Part of the New Media 101/Blogging 101 series…
A quick clip from this 45 minute presentation — The Why, What and How of Blogging.
Why do we want to update our web sites every single day? The fact is, there are a number of reasons for that. First and foremost is, if you haven’t realized it already, most of the hits to your web site today do not come from people sitting down at their computer and typing in www.blahdeblah RETURN. If you’re like me and most people, 90% plus of the hits of the people that come to your web site come there through a search engine. Ok?
Now, search engines — Google being one of the better known ones — they have a variety of criteria of how they rank web sites in search results. One of the foremost ways they rank information is, how current is it? AND how often is is updated. Well, guess what? Blogs give you a way to feed these search engines a constant stream of new information — that’s constantly being updated. And the more you update your blogs, the more often the Google searchbot will come through your web site and check it for information.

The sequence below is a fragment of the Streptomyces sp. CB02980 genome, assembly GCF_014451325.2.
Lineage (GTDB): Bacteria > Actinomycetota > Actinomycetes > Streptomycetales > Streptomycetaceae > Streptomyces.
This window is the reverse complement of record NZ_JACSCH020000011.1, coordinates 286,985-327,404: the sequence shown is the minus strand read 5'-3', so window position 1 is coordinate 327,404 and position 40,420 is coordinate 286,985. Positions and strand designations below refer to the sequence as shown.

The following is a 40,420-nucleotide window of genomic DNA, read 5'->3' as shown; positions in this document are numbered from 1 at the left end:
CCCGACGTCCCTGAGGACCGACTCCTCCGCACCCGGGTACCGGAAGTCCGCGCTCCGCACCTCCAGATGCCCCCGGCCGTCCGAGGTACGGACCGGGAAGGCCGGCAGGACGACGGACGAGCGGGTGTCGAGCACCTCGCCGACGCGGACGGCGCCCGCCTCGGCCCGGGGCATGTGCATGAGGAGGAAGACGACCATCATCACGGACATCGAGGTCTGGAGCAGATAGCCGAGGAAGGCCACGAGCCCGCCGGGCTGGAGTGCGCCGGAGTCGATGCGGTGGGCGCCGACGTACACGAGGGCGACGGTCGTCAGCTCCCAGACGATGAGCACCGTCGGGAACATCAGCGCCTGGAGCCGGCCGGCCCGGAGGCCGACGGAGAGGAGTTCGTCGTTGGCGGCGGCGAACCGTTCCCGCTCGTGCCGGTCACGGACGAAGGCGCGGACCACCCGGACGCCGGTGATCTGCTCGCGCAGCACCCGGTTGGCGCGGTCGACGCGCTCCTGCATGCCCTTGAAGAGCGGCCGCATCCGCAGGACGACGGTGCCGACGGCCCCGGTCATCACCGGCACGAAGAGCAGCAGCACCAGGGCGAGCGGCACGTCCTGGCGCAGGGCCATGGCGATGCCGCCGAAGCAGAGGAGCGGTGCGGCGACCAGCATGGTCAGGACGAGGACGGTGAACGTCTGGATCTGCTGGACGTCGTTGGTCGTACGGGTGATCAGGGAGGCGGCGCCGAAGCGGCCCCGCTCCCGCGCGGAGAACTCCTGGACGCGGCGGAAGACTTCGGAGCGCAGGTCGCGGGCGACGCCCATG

Previously on New Media 101/Blogging 101:
- New Media 101: Douglas E. Welch Segment from “Toot Your Own Horn: Self-Promotion In The Digital Age”
- New Media 101: A Blog is a Template for Your Web Site
- New Media 101: Why don’t we update our web sites?
- New Media 101: Where do you find content? from New Media Question Time
- New Media 101: Use New Media to Gain Visibility
- New Media 101: Marketing Your New Media Projects
- New Media 101: What makes a podcast unique?
- New Media 101: Have your own home base
- New Media 101: Basic New Media Gear
- New Media 101: Small business should teach their customers
- New Media 101: Provide Behind the Scenes Information
- New Media 101: You are an expert! from “Blogging and Content Creation”
- New Media 101: A Reason for Podcasting from “New Media Question Time”
- Blogging 101: Who you follow is more important…
- Blogging 101: Don’t throw away your content
- Blogging 101: The most important reason to blog
- Blogging 101: The beginning